Friday June 6, 2014

Mad Men's Jessica Pare talked with the LA Times about Megan Draper's future.  

Variety has a Q&A with Orphan Black star Tatiana Maslany and Shameless' Emmy Rossum.

Is that really an Indiana Pacers Rik Smits jersey I kept seeing on the ad for The Fault In Our Stars?

Season 2 of Party Down South premiered last night on CMT.  If you thought season 1 was horrible and unwatchable, you ain't seen nothing yet.  This season, the crew of idiots has taken over Athens, GA.  How is "Daddy" still alive?

Why not one more primer to prepare for season 2 of Orange Is The New Black, which is NOW available on Netflix.  There are dozens of full-season reviews available online right now.  Read at your own risk.

Why would anyone want to read episode recaps for the entire season this morning is beyond me, but someone thinks that's a good idea.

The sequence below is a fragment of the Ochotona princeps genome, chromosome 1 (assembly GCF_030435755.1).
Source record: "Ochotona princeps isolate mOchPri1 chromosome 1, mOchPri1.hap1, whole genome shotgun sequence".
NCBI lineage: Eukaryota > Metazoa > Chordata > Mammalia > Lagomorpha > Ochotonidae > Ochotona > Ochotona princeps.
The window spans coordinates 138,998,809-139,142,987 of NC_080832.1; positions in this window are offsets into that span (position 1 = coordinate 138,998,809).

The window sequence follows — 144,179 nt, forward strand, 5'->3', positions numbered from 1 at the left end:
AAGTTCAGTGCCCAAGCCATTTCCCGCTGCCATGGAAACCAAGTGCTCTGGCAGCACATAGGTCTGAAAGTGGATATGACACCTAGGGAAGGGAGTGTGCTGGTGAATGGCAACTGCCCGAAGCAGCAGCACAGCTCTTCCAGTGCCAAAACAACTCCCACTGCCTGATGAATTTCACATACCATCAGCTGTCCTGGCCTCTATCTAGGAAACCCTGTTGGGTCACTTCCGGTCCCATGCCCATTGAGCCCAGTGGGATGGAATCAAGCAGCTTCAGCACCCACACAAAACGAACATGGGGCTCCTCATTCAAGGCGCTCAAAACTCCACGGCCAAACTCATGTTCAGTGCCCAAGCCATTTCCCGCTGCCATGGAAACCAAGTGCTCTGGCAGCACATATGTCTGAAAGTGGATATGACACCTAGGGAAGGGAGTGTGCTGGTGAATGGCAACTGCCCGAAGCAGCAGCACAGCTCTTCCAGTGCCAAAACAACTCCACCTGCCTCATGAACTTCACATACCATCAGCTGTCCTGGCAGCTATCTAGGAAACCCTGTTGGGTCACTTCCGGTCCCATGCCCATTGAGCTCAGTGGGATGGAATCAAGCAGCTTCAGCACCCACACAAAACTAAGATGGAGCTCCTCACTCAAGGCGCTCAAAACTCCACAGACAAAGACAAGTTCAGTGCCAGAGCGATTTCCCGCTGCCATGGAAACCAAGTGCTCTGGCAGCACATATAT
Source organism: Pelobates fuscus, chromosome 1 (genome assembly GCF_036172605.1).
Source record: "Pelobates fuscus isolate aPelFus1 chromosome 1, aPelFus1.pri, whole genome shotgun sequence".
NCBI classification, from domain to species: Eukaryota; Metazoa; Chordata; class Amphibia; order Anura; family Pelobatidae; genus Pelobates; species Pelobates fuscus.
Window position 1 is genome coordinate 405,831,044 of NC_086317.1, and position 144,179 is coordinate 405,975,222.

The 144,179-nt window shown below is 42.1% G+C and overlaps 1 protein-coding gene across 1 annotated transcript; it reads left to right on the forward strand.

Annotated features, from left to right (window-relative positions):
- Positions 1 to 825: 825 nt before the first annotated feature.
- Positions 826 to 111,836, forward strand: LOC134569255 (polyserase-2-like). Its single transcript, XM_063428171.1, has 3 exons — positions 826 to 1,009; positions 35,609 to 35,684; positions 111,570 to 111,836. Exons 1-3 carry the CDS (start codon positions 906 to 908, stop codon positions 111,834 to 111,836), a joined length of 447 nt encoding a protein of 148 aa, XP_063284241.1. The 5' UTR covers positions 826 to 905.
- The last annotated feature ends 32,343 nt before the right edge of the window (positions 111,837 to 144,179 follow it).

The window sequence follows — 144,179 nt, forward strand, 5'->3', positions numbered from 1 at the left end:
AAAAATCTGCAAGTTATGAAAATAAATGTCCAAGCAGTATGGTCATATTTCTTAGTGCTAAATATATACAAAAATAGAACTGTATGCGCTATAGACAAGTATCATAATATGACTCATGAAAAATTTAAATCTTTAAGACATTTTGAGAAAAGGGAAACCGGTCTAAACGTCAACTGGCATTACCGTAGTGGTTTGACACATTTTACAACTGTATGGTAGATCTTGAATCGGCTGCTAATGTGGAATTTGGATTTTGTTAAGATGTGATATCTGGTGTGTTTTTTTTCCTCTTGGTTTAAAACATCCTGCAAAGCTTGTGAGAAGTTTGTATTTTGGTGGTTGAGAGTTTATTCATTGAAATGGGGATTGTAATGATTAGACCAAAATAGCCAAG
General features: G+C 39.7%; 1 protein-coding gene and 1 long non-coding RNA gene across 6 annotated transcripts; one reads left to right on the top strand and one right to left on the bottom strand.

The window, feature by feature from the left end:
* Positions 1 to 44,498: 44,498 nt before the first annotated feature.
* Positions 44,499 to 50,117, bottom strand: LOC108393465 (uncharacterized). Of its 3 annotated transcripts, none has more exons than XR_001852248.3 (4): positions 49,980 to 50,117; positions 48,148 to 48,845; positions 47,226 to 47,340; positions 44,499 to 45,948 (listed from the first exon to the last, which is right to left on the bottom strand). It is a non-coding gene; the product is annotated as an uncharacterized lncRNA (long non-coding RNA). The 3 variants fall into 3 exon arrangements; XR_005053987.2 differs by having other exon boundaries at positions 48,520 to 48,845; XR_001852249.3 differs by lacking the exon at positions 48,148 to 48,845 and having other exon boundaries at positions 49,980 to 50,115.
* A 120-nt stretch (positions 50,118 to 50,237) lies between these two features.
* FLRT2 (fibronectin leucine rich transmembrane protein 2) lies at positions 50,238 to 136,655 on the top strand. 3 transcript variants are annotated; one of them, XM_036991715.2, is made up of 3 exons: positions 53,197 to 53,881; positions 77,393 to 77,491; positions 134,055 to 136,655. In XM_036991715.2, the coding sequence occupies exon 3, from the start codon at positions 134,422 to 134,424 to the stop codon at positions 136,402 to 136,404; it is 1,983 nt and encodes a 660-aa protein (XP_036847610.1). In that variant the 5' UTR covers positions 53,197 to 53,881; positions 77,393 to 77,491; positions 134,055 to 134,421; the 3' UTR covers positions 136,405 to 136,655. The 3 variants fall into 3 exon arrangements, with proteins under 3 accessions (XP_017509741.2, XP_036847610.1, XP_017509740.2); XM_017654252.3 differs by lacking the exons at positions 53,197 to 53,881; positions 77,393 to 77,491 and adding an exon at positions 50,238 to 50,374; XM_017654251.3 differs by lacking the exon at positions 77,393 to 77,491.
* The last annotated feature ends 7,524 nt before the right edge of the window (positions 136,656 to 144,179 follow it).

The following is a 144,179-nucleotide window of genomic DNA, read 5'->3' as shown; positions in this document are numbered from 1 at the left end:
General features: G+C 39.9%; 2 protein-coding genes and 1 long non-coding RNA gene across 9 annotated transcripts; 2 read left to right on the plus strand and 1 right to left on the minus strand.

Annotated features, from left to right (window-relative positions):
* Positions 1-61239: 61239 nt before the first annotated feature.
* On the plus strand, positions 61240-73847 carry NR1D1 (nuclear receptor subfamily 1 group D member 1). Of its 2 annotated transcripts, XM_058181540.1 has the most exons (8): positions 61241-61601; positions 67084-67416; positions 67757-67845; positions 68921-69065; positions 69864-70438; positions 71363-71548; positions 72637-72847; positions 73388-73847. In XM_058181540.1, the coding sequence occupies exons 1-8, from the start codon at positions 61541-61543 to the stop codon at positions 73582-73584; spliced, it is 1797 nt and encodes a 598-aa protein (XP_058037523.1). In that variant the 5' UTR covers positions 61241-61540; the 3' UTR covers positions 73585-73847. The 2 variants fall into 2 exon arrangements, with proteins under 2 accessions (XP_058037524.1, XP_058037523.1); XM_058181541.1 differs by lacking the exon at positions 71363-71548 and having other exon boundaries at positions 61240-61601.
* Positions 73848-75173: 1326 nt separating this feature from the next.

Here's a pretty awesome comedy show runner roundtable featuring Chuck Lorre (Two And A Half Men), Jenji Kohan (Orange Is The New Black), Mike Judge (Silicon Valley), ( Marc Maron (Maron), Jenni Konner (Girls), Mike Schur (Parks and Recreation) and Armando Iannucci (Veep)

Who has ever gotten the note, "Make it funnier"?

KONNER: Not for a lot of years. HBO has very few notes. It's like a joke. It's something I don't want to talk about with other writers because they'd be like …

IANNUCCI: …"I hate you." Yeah, their notes are very constructive. The only difference of opinion we had was over the title sequences. In the end, they said, "It's your show." Although, if the show gets successful, the more nervous conversations you have with the network about the next one.

KOHAN: I never get "Make it funnier" because they don't know if Orange is a drama or a comedy! Sometimes they want to kill the jokes because they thought it's a drama. Other times …

One more snippet:

JUDGE: I almost put a woman to sleep pitching Office Space. It was the first time I pitched something. I'd been really lucky because Beavis and Butt-head was a short film I made in my house.

KONNER: Office Space is one of my favorite movies of all time, but it doesn't seem like it'd be a great pitch.